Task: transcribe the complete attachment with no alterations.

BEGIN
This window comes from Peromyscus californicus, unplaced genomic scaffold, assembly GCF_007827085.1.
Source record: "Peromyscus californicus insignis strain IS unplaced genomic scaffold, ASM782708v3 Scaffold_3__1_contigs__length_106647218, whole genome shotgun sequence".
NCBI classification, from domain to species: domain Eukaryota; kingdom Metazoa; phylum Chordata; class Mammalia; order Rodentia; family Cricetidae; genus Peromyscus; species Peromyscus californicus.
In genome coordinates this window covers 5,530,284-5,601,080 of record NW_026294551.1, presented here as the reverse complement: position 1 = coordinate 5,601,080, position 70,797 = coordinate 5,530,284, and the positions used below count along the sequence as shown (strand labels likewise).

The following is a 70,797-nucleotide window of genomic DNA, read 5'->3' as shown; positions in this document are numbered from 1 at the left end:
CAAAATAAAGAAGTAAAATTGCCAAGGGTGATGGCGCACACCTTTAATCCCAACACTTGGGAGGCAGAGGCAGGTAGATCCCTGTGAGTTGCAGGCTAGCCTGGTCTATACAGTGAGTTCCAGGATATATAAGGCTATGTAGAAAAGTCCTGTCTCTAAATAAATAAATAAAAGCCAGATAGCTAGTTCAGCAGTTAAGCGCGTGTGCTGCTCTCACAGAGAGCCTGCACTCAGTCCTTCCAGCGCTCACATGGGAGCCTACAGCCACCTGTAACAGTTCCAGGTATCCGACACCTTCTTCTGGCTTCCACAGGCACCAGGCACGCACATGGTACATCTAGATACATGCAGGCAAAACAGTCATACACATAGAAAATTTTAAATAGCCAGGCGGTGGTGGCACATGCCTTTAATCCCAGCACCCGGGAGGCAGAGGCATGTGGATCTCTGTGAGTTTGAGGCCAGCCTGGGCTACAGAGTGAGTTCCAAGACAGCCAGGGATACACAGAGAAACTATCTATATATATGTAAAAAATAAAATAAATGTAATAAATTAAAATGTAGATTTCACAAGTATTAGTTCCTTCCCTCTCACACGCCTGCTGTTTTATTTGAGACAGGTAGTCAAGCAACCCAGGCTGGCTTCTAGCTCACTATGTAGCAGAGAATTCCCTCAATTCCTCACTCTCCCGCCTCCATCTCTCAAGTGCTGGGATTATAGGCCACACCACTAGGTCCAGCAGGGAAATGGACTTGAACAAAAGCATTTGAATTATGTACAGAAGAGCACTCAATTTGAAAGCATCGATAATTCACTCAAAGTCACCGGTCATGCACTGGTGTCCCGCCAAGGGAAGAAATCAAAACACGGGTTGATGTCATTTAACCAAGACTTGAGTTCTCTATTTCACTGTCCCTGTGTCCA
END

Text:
This window comes from Peromyscus californicus, unplaced genomic scaffold, assembly GCF_007827085.1.
Source record: "Peromyscus californicus insignis strain IS unplaced genomic scaffold, ASM782708v3 Scaffold_3__1_contigs__length_106647218, whole genome shotgun sequence".
NCBI classification, from domain to species: domain Eukaryota; kingdom Metazoa; phylum Chordata; class Mammalia; order Rodentia; family Cricetidae; genus Peromyscus; species Peromyscus californicus.
In genome coordinates this window covers 5,530,284-5,601,080 of record NW_026294551.1, presented here as the reverse complement: position 1 = coordinate 5,601,080, position 70,797 = coordinate 5,530,284, and the positions used below count along the sequence as shown (strand labels likewise).

The following is a 70,797-nucleotide window of genomic DNA, read 5'->3' as shown; positions in this document are numbered from 1 at the left end:
CAAAATAAAGAAGTAAAATTGCCAAGGGTGATGGCGCACACCTTTAATCCCAACACTTGGGAGGCAGAGGCAGGTAGATCCCTGTGAGTTGCAGGCTAGCCTGGTCTATACAGTGAGTTCCAGGATATATAAGGCTATGTAGAAAAGTCCTGTCTCTAAATAAATAAATAAAAGCCAGATAGCTAGTTCAGCAGTTAAGCGCGTGTGCTGCTCTCACAGAGAGCCTGCACTCAGTCCTTCCAGCGCTCACATGGGAGCCTACAGCCACCTGTAACAGTTCCAGGTATCCGACACCTTCTTCTGGCTTCCACAGGCACCAGGCACGCACATGGTACATCTAGATACATGCAGGCAAAACAGTCATACACATAGAAAATTTTAAATAGCCAGGCGGTGGTGGCACATGCCTTTAATCCCAGCACCCGGGAGGCAGAGGCATGTGGATCTCTGTGAGTTTGAGGCCAGCCTGGGCTACAGAGTGAGTTCCAAGACAGCCAGGGATACACAGAGAAACTATCTATATATATGTAAAAAATAAAATAAATGTAATAAATTAAAATGTAGATTTCACAAGTATTAGTTCCTTCCCTCTCACACGCCTGCTGTTTTATTTGAGACAGGTAGTCAAGCAACCCAGGCTGGCTTCTAGCTCACTATGTAGCAGAGAATTCCCTCAATTCCTCACTCTCCCGCCTCCATCTCTCAAGTGCTGGGATTATAGGCCACACCACTAGGTCCAGCAGGGAAATGGACTTGAACAAAAGCATTTGAATTATGTACAGAAGAGCACTCAATTTGAAAGCATCGATAATTCACTCAAAGTCACCGGTCATGCACTGGTGTCCCGCCAAGGGAAGAAATCAAAACACGGGTTGATGTCATTTAACCAAGACTTGAGTTCTCTATTTCACTGTCCCTGTGTCCA